The aim of this meeting on February 25th, 2022, is to initiate a scientific dialogue, exchange of know-how about new technologies, and open opportunities for collaboration between groups and institutes around Vienna.
Congratulations to Anete Romanauska who has been awarded the Science & SciLifeLab Prize for Young Scientists in the category “Cell and Molecular Biology”. The international award was created by Science magazine/AAAS and the Swedish research center SciLifeLab with the goal to recognize excellent PhD theses in the life sciences. As part of her prize, Anete has published an essay in Science about her contributions to our understanding of the lipid metabolism of the nuclear envelope.
Congratulations to Karl Kuchler and Thomas Leonard who have been appointed Professors in the subject field of Molecular Biology by the Medical University of Vienna, and Thomas Juffmann who has been promoted to Associate Professor at the University of Vienna.
Rare diseases are usually caused by a single genetic defect. Nevertheless, the search for the cause and the assessment of the effects is highly complex and difficult. Jörg Menche’s Lab has now developed a multiplex network that maps all genes and their interactions on multiple levels of biological organization. Their study, published in Nature Communications, could help scientists better diagnose the causative genetic defects in disease, as well as understand the underlying mechanisms.
Yeast homologue of the PHD finger protein 3 (PHF3) is known to be involved in transcription regulation, but its exact function in mammalian cells has remained unclear. New work from the lab of Dea Slade now shows that PHF3 regulates RNA polymerase II through a specialized domain called SPOC. Their study, published in Nature Communications, identifies PHF3 as a regulator of both transcription and mRNA stability during neuronal differentiation. The work is a collaboration between the Slade Lab, scientists from the Vienna BioCenter, the Institute of Science and Technology (IST, Austria), the Central European Institute of Technology (CEITEC, Czech Republic) and the Max Delbrück Center (Germany).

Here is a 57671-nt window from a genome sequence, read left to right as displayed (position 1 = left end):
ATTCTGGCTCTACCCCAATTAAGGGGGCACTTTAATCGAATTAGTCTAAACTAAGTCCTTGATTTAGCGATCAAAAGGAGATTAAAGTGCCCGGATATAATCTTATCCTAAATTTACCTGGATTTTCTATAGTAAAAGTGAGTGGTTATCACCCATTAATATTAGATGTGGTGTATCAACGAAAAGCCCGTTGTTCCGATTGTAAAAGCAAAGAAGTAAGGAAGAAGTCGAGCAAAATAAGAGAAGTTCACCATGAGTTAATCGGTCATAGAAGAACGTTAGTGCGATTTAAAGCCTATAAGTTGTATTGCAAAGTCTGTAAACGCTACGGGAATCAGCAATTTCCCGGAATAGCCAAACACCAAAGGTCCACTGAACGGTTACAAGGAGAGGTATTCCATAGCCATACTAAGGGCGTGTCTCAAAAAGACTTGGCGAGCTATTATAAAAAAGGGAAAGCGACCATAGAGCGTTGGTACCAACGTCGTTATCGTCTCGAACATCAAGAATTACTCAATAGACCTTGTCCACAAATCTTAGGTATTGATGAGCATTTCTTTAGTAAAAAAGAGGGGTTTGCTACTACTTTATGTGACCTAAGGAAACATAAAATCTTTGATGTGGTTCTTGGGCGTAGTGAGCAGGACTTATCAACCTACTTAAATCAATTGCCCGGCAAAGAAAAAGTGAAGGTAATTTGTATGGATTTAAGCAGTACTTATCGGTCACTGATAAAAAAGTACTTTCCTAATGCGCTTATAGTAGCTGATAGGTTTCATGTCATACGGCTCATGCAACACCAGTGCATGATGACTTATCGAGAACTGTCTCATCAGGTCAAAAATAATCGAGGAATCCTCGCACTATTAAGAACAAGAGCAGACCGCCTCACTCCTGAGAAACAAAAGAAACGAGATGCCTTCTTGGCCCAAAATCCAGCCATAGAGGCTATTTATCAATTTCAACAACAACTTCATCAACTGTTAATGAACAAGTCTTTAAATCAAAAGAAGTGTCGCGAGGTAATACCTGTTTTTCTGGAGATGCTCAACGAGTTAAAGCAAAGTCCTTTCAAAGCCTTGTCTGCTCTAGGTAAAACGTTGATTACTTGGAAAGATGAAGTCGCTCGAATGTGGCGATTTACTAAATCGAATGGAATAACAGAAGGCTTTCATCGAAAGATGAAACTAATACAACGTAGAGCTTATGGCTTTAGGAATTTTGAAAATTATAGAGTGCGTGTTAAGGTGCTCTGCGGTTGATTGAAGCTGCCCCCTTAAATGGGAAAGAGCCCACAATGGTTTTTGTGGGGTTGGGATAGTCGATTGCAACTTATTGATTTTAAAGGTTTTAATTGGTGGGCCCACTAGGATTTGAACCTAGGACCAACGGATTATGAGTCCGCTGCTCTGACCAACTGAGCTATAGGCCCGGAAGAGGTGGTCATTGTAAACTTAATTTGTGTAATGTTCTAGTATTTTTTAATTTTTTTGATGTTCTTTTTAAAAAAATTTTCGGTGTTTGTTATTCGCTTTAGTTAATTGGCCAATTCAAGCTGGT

The Austrian Science Fund (FWF) has awarded individual project grants to Manuela Baccarini, Boris Görke and Robert Konrat. The funding amounts to a total of 1.3 million Euros and will support research on the ERK signaling pathway, bacterial envelope stress responses, and intrinsically disordered proteins.
The Max Perutz Labs are embedded in the Vienna BioCenter, providing access to outstanding core facilities shared by all members of the campus in addition to facilities unique to our institute.
With a strong molecular focus and a diversity of model organisms, we aim to bridge basic research with biomedicine.
To honour an extraordinary teacher and scientist, the Max Perutz Labs were named after Max Ferdinand Perutz, who, together with John C. Kendrew, was awarded the 1962 Nobel Prize in Chemistry for his studies on the structure of globular proteins ...
The Max Perutz Labs are an international research institution in which people from all over the world come together to conduct scientific research. The Perutz recognizes and respects diversity as an important asset in establishing an inclusive and productive work environment for all parties, may it be students, scientists or support staff. We are committed to a workplace that values diversity and internationality, where people from various backgrounds and perspectives feel welcome and are supported in a safe environment. Whether it be race, ethnicity, national origin, religion, social background, age, gender, sexual orientation or disability - we aim to establish a community in which everyone feels included and is treated fairly and respectfully. We believe that there is always room for improvement and that a statement is worth nothing without action, but we continuously strive to do better and encourage every individual to play an active role in creating this environment.
The Max Perutz Labs seek to educate students to think critically and analytically, challenge them to set ambitious goals, and instill in them both broad horizons and deep understanding. In doing so, we aspire to furnish them with the necessary knowledge and skills to push forward the frontiers of 21st century biomedical science.